We now face a situation in which under the present tax and social security arrangements we provide to a family that is intact and supporting its children a level of tax relief which is less than one-fifth of the support that we provide to broken families where the non-custodial parent is failing to support either the children or the former spouse. In a debate such as this we should be focusing with concern and compassion on the very low income families to whom the honourable member for Melbourne referred. We should regard it as a national disgrace that so many children are living in poverty. In large measure that poverty is a consequence of the low level of family income support provided through the social security system to all families, the low level of collection of maintenance from non-custodial parents and the low level of the dependent spouse rebate.

Let me remind the House that the Australian Labor Party was elected to office on a commitment to increase the dependent spouse rebate. It has frozen it. It has speculated and toyed with the idea of abolishing it. I suspect that this means testing of the family allowance for families with a joint income of $50,000 or more is the first signal that the next move in the Labor Party's anti-family policy will be to introduce an income test for the dependent spouse rebate. If the marriage certificate is used as the test to determine eligibility for the dependent spouse rebate or the family allowance, the intact families-the families who are doing the right thing by the Australian community-will be penalised by any income testing of either the family allowance or the dependent spouse rebate. In fact, those families supporting a dependent spouse and dependent children relieve the taxpayers of a very substantial burden.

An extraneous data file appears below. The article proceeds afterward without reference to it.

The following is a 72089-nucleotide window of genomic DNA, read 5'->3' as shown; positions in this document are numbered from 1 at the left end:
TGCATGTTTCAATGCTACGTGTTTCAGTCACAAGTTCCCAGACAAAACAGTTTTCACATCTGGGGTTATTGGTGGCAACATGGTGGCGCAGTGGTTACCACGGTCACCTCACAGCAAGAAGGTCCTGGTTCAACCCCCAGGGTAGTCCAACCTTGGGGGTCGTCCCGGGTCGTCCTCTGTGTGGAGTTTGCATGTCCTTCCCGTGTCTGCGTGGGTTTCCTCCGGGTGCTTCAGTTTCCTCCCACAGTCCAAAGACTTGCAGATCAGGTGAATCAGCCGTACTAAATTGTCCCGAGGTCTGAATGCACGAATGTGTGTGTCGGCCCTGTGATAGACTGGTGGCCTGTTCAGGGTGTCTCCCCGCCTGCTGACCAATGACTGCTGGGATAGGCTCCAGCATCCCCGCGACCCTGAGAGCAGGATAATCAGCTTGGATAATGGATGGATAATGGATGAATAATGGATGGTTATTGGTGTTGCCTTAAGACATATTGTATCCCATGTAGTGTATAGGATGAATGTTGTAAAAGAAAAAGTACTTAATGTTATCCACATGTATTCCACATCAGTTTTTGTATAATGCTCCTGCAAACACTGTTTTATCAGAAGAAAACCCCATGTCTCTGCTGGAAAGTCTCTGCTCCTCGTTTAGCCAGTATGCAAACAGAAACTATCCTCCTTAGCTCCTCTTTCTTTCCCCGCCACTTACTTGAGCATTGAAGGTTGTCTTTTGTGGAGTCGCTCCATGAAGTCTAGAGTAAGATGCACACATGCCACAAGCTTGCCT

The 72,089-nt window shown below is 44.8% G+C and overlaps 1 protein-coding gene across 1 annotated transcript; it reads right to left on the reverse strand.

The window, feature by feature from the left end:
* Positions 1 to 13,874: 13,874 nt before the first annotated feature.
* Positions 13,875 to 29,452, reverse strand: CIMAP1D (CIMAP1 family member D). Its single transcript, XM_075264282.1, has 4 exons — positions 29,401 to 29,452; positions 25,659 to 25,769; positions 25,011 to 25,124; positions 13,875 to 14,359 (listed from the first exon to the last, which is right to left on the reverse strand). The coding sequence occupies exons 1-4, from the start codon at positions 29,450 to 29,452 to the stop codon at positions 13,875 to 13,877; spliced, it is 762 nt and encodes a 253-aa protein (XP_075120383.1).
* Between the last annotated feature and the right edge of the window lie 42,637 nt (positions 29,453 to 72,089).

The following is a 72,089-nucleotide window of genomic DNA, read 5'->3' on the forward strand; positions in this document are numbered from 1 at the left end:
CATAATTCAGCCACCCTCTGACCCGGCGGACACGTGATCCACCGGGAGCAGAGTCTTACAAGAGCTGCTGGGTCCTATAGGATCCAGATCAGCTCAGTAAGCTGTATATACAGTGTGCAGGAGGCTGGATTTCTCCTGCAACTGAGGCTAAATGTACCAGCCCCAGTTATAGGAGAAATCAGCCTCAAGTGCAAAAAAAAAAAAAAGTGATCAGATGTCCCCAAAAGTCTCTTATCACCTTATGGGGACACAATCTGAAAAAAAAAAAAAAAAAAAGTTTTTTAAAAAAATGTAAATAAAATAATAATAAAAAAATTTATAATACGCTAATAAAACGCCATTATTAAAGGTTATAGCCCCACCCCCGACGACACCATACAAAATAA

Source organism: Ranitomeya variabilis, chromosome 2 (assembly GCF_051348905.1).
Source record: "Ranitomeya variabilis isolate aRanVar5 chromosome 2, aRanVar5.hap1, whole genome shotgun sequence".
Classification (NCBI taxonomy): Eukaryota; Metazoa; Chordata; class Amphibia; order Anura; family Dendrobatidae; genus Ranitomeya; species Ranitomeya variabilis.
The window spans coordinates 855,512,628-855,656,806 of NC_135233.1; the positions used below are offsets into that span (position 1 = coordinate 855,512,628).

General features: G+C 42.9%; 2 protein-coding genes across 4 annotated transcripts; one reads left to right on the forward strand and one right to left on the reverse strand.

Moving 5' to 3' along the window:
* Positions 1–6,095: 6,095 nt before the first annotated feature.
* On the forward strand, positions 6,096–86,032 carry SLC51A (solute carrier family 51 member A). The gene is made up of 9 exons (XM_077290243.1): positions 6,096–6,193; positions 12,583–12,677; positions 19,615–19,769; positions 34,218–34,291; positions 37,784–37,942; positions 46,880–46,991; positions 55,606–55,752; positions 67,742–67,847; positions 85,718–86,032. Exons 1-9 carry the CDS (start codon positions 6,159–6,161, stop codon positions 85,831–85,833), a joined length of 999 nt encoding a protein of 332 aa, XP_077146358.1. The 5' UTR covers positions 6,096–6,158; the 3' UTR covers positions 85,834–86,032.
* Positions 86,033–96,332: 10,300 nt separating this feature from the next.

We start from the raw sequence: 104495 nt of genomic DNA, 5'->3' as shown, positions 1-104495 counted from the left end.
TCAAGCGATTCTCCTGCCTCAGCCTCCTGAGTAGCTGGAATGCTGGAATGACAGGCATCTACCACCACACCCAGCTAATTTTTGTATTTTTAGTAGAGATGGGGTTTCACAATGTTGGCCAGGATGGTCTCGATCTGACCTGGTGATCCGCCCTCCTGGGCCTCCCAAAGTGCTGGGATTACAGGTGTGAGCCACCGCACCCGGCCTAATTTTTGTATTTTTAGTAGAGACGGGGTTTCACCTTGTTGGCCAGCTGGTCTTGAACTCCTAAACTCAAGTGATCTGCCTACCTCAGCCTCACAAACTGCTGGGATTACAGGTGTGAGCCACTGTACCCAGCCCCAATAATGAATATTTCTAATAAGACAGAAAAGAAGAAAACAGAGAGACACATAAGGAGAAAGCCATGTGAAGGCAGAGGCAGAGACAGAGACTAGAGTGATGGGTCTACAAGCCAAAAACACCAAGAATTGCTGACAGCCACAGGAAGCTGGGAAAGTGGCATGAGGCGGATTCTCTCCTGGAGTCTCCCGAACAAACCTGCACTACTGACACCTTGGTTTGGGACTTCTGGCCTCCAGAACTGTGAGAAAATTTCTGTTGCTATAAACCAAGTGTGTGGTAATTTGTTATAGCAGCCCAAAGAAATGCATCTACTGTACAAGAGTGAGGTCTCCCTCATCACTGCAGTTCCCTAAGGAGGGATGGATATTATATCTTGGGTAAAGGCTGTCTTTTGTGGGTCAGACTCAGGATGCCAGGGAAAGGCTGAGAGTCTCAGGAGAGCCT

The Labor Party is trying to claim great credit for the substantial tax cuts that will be introduced on 1 July. It is true that they are big tax cuts. But those tax cuts do nothing to introduce family equity into the tax system. In fact, since the Labor Party came to office it has progressively penalised families with children. It has punished single income families by keeping the dependent spouse rebate fixed at its 1983 level. It has punished all families by maintaining the family allowance at its 1983 level. It has done nothing to increase the real purchasing power of families with dependent children. To some extent it has increased the benefit provided to pensioner families with children. But although those increases are sometimes presented in percentage terms as though they are substantial increases, in most instances they do not increase the spending power of those families to a level which has kept up with the rate of inflation. Those families who have not received an increase in the family allowance to maintain its purchasing power and who have not received an increased spouse rebate to maintain its value have had additional costs imposed upon them. Additional costs have come through the increased Medicare levy and through increases in indirect taxation. Most Australians believe that the cost of government should be shared according to the capacity to pay. But everyone knows that inadequate allowance is made for the effect on this capacity of maintaining a dependent spouse, dependent children and other dependants.